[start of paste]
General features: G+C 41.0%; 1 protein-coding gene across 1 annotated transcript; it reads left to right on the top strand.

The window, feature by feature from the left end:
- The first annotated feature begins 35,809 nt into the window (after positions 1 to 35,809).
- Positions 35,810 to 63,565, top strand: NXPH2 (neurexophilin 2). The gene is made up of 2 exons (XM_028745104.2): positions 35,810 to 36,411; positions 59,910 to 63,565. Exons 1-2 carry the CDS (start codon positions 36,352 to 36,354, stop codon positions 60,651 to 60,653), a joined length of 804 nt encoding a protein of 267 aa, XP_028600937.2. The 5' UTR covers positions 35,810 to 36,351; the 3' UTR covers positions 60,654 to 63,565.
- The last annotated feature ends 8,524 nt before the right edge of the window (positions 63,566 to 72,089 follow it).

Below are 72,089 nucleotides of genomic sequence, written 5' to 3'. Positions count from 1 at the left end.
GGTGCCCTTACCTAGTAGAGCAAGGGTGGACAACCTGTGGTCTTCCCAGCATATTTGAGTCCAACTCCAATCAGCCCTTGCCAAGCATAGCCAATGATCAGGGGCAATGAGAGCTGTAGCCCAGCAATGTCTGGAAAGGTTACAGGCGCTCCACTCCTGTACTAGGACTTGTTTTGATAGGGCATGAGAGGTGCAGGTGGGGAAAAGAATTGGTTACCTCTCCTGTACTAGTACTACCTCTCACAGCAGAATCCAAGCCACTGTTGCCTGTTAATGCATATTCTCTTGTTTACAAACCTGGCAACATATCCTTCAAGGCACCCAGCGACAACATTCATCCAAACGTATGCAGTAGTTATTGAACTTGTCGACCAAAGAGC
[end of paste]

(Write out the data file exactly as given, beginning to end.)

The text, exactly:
General features: G+C 41.0%; 1 protein-coding gene across 1 annotated transcript; it reads left to right on the top strand.

The window, feature by feature from the left end:
- The first annotated feature begins 35,809 nt into the window (after positions 1 to 35,809).
- Positions 35,810 to 63,565, top strand: NXPH2 (neurexophilin 2). The gene is made up of 2 exons (XM_028745104.2): positions 35,810 to 36,411; positions 59,910 to 63,565. Exons 1-2 carry the CDS (start codon positions 36,352 to 36,354, stop codon positions 60,651 to 60,653), a joined length of 804 nt encoding a protein of 267 aa, XP_028600937.2. The 5' UTR covers positions 35,810 to 36,351; the 3' UTR covers positions 60,654 to 63,565.
- The last annotated feature ends 8,524 nt before the right edge of the window (positions 63,566 to 72,089 follow it).

Below are 72,089 nucleotides of genomic sequence, written 5' to 3'. Positions count from 1 at the left end.
GGTGCCCTTACCTAGTAGAGCAAGGGTGGACAACCTGTGGTCTTCCCAGCATATTTGAGTCCAACTCCAATCAGCCCTTGCCAAGCATAGCCAATGATCAGGGGCAATGAGAGCTGTAGCCCAGCAATGTCTGGAAAGGTTACAGGCGCTCCACTCCTGTACTAGGACTTGTTTTGATAGGGCATGAGAGGTGCAGGTGGGGAAAAGAATTGGTTACCTCTCCTGTACTAGTACTACCTCTCACAGCAGAATCCAAGCCACTGTTGCCTGTTAATGCATATTCTCTTGTTTACAAACCTGGCAACATATCCTTCAAGGCACCCAGCGACAACATTCATCCAAACGTATGCAGTAGTTATTGAACTTGTCGACCAAAGAGC